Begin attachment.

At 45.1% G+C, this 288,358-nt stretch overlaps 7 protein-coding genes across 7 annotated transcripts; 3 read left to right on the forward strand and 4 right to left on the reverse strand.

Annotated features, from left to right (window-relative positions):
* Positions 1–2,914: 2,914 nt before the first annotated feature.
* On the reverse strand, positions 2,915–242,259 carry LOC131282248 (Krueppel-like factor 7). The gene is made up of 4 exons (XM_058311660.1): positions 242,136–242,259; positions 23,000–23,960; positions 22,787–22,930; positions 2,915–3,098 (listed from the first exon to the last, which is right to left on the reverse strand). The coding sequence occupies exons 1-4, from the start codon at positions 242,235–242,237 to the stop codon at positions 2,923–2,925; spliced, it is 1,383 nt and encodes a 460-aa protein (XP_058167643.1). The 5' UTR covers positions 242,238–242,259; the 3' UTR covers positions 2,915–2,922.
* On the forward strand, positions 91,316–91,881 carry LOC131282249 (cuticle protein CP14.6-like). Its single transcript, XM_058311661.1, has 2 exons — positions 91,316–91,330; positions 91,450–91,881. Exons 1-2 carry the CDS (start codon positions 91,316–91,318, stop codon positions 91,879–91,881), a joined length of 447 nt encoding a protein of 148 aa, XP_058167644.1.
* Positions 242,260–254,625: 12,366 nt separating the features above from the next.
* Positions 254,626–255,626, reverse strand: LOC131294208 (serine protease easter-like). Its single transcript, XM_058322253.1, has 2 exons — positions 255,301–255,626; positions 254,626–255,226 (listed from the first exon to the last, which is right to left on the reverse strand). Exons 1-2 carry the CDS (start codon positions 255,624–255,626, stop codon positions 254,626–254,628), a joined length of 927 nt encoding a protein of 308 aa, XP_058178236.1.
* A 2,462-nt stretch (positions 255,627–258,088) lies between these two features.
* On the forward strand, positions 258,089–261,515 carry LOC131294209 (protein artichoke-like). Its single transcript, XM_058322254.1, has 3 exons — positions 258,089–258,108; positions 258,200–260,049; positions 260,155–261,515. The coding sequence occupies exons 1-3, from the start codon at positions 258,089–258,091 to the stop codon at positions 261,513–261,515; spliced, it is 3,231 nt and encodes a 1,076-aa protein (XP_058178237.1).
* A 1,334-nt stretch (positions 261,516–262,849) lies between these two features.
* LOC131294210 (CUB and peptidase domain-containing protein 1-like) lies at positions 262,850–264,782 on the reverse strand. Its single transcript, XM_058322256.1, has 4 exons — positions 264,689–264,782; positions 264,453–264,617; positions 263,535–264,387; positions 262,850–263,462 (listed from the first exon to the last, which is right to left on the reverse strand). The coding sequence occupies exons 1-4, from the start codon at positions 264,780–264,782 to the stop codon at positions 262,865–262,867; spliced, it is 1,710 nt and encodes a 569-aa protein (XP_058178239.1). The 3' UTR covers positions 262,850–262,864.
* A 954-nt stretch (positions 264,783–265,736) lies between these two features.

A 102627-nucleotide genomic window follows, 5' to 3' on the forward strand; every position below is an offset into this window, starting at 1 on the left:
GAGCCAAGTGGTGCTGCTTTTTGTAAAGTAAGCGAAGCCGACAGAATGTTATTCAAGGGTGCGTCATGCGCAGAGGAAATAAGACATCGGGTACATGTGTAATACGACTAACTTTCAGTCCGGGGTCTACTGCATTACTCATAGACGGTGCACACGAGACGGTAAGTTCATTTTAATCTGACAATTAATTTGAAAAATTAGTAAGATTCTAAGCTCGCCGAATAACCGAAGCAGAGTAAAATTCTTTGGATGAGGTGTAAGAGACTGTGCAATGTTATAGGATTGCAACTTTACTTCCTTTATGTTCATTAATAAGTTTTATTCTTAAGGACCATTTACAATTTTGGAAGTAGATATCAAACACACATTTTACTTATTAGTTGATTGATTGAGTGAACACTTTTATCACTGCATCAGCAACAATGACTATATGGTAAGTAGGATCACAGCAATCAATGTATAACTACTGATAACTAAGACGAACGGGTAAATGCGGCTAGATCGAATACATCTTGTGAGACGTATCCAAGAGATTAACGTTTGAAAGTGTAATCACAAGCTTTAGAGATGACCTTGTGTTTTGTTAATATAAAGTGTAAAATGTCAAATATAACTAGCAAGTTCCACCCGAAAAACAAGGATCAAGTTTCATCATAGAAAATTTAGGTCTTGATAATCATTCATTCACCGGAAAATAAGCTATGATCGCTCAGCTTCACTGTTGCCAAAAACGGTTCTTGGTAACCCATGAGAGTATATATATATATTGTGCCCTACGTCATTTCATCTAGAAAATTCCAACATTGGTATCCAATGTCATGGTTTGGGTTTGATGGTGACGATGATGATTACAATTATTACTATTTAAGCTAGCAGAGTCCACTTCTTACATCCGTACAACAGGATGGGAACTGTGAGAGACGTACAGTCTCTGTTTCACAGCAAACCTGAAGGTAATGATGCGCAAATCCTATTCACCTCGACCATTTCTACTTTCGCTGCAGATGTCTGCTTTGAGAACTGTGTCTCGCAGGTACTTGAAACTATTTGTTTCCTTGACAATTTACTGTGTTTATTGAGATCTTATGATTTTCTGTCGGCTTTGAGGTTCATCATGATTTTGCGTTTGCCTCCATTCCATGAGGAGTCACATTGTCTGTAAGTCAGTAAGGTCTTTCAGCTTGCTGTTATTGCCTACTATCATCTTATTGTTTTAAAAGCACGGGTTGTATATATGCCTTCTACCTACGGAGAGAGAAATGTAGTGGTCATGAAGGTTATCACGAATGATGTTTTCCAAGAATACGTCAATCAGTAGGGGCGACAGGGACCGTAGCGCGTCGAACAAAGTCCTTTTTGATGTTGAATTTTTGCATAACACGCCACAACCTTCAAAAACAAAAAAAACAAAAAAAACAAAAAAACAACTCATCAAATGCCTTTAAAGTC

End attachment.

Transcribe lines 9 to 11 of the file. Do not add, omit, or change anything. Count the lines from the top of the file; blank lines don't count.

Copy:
* On the forward strand, positions 258,089–261,515 carry LOC131294209 (protein artichoke-like). Its single transcript, XM_058322254.1, has 3 exons — positions 258,089–258,108; positions 258,200–260,049; positions 260,155–261,515. The coding sequence occupies exons 1-3, from the start codon at positions 258,089–258,091 to the stop codon at positions 261,513–261,515; spliced, it is 3,231 nt and encodes a 1,076-aa protein (XP_058178237.1).
* A 1,334-nt stretch (positions 261,516–262,849) lies between these two features.
* LOC131294210 (CUB and peptidase domain-containing protein 1-like) lies at positions 262,850–264,782 on the reverse strand. Its single transcript, XM_058322256.1, has 4 exons — positions 264,689–264,782; positions 264,453–264,617; positions 263,535–264,387; positions 262,850–263,462 (listed from the first exon to the last, which is right to left on the reverse strand). The coding sequence occupies exons 1-4, from the start codon at positions 264,780–264,782 to the stop codon at positions 262,865–262,867; spliced, it is 1,710 nt and encodes a 569-aa protein (XP_058178239.1). The 3' UTR covers positions 262,850–262,864.